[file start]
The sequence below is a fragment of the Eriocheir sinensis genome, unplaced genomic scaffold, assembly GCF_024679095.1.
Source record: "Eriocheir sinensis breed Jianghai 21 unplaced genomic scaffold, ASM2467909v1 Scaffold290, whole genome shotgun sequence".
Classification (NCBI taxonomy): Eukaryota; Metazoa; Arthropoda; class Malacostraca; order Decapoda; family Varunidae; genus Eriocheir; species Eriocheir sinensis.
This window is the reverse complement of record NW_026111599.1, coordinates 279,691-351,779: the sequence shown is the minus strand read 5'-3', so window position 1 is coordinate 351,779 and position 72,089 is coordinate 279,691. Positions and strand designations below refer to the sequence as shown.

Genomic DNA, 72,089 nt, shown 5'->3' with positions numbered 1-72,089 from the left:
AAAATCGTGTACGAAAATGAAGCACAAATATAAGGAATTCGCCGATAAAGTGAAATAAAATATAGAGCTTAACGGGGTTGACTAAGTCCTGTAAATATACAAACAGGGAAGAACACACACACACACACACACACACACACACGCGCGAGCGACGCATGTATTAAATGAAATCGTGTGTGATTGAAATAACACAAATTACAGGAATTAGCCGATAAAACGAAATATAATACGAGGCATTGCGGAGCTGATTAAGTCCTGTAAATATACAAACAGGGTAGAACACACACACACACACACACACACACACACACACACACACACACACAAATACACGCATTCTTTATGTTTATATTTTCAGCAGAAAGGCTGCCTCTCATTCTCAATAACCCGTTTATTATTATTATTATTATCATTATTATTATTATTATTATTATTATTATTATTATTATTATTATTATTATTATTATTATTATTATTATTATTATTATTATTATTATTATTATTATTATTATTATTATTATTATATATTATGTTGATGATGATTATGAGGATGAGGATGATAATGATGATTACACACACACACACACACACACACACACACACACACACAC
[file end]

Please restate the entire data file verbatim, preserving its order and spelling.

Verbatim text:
The sequence below is a fragment of the Eriocheir sinensis genome, unplaced genomic scaffold, assembly GCF_024679095.1.
Source record: "Eriocheir sinensis breed Jianghai 21 unplaced genomic scaffold, ASM2467909v1 Scaffold290, whole genome shotgun sequence".
Classification (NCBI taxonomy): Eukaryota; Metazoa; Arthropoda; class Malacostraca; order Decapoda; family Varunidae; genus Eriocheir; species Eriocheir sinensis.
This window is the reverse complement of record NW_026111599.1, coordinates 279,691-351,779: the sequence shown is the minus strand read 5'-3', so window position 1 is coordinate 351,779 and position 72,089 is coordinate 279,691. Positions and strand designations below refer to the sequence as shown.

Genomic DNA, 72,089 nt, shown 5'->3' with positions numbered 1-72,089 from the left:
AAAATCGTGTACGAAAATGAAGCACAAATATAAGGAATTCGCCGATAAAGTGAAATAAAATATAGAGCTTAACGGGGTTGACTAAGTCCTGTAAATATACAAACAGGGAAGAACACACACACACACACACACACACACACACGCGCGAGCGACGCATGTATTAAATGAAATCGTGTGTGATTGAAATAACACAAATTACAGGAATTAGCCGATAAAACGAAATATAATACGAGGCATTGCGGAGCTGATTAAGTCCTGTAAATATACAAACAGGGTAGAACACACACACACACACACACACACACACACACACACACACACACACAAATACACGCATTCTTTATGTTTATATTTTCAGCAGAAAGGCTGCCTCTCATTCTCAATAACCCGTTTATTATTATTATTATTATCATTATTATTATTATTATTATTATTATTATTATTATTATTATTATTATTATTATTATTATTATTATTATTATTATTATTATTATTATTATTATTATTATTATTATTATTATTATATATTATGTTGATGATGATTATGAGGATGAGGATGATAATGATGATTACACACACACACACACACACACACACACACACACACACAC